One of the best places to enjoy nature is in a cabin in a Florida state park. But the cabins book up fast, so you have to plan ahead. Our guide explains which parks have cabins, what they offer and what they cost.
Articles about special places to stay overnight, unique Florida lodging, quaint lodging, cabins, bed and breakfast, cabins, lodging with character, mom & pop motels.
This Miami state park is a remarkable island of green where you can kayak, mountain bike, picnic and enjoy a sandy beach. There are even rustic cabins to rent. It’s the largest urban park in Florida.
J. B. Starkey Wilderness Park flies under the radar for most people planning Florida trips. It’s not a state park and it’s not near a population center. But this vast water-management preserve offers tent sites in the woods and rustic cabins you can rent quite cheaply. There are miles of trails, including an excellent paved bike trail.
This northeast Florida state park is on the map but far enough away to be ignored. It’s also far enough away to provide a tranquil camping experience. It’s quiet here.
Micanopy is right off I-75 near Gainesville, but it feels far away — like a small town in a Florida long gone. The Micanopy Fall Festival is Oct. 28-29, and in that part of Florida, it looks and feels a little like fall.
Remote, rural and picturesque, northwest Florida rewards your long drive with sparkling springs, the beautiful Suwanee River and scenic rural roads. Two state parks with cabins and campgrounds make great bases to explore the region.
Florida’s grand hotels were built from the Gilded Age through the Jazz Age and they continue to delight visitors with their beauty and history. Several historic hotels have been refurbished in recent years, and not all of them have luxury prices.
The Hacienda Hotel again reigns as the glamorous star of downtown New Port Richey. It’s a stunning restoration of a historic gem, a gracious hotel with modest prices.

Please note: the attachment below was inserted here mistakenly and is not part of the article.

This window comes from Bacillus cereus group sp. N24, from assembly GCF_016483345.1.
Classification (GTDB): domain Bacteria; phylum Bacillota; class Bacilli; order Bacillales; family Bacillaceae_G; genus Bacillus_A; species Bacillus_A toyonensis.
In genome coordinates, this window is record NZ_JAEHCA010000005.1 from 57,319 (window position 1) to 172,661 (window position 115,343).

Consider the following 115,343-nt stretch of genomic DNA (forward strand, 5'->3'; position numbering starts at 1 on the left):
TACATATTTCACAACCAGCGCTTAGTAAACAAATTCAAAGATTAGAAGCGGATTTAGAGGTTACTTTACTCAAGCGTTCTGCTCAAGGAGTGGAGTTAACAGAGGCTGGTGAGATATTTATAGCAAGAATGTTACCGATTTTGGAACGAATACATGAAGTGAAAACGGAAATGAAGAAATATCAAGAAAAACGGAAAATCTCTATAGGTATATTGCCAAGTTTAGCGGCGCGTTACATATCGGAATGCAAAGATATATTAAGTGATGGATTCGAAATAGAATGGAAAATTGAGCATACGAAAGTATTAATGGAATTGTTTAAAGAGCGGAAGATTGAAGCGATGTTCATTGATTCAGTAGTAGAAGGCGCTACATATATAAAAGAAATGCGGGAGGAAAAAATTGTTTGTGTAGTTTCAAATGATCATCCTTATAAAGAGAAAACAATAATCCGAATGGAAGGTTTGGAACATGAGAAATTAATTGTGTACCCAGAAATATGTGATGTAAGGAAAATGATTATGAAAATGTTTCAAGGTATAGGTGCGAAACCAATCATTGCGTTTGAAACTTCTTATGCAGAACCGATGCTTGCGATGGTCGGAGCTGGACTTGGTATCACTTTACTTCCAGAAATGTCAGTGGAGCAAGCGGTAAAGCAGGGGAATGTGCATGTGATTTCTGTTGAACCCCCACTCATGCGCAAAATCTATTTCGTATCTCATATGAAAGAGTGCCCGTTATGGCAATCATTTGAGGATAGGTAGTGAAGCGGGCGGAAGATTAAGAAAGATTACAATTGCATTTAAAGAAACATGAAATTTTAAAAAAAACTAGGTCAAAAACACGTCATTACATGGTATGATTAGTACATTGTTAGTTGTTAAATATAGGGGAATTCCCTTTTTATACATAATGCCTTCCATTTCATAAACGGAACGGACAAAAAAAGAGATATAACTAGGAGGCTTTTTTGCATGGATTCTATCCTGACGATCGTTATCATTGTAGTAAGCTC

Cabbage Key is reachable only by boat. It’s popular as a lunch-cruise destination. But stay overnight in the inn or cabins to discover its true charms. On our visit, we also found it’s a great base for exploring by kayak.
Renting a houseboat in Everglades National Park lets you glide into the wilderness of Whitewater Bay and experience its splendor at dawn, at sunset and marvel at its starry skies. Fishermen will love it, but even without fishing, there’s plenty to enjoy.
Glamping in Florida is now offered in eight state and one national park, where some fancy tents come with chandeliers. The idea: Be in the wild, but be comfy.
Kayaking the Braden River, with time at Jiggs Landing and Linger Lodge, is a delightful trip back into Old Florida. Both outposts date to the 1940s and the scenic river that connects them preserves much of its natural beauty.
This laid-back beach town isn’t famous, but it charms visitors with its funky Florida history, gorgeous beaches and a cute downtown with interesting restaurants and shops.
Princess Place Preserve is a big, scenic park with miles of hiking, excellent tent camping, comfy cabins and a historic buiding with an intriguing story. Flagler County is full of great parks, but this one, in an out-of-the-way location, is worth discovering.
If you haven’t experienced Florida’s most famous spring, you’re missing one of the most beautiful spots in Florida. This weekend, Ocali Country Days, a special living-history festival, will re-create the Ocala of the 1800s. Year-round, this park has it all: kayaking, hiking, glass-bottom boat rides, horseback riding and terrific cabins.
Milton has grown from the “canoe capitol” in Florida’s Panhandle into an outdoors center with eco-resorts and multiple activities. The area’s white-sand rivers are terrific to kayak or tube and there are good hiking and biking trails. Milton has an interesting historic district too.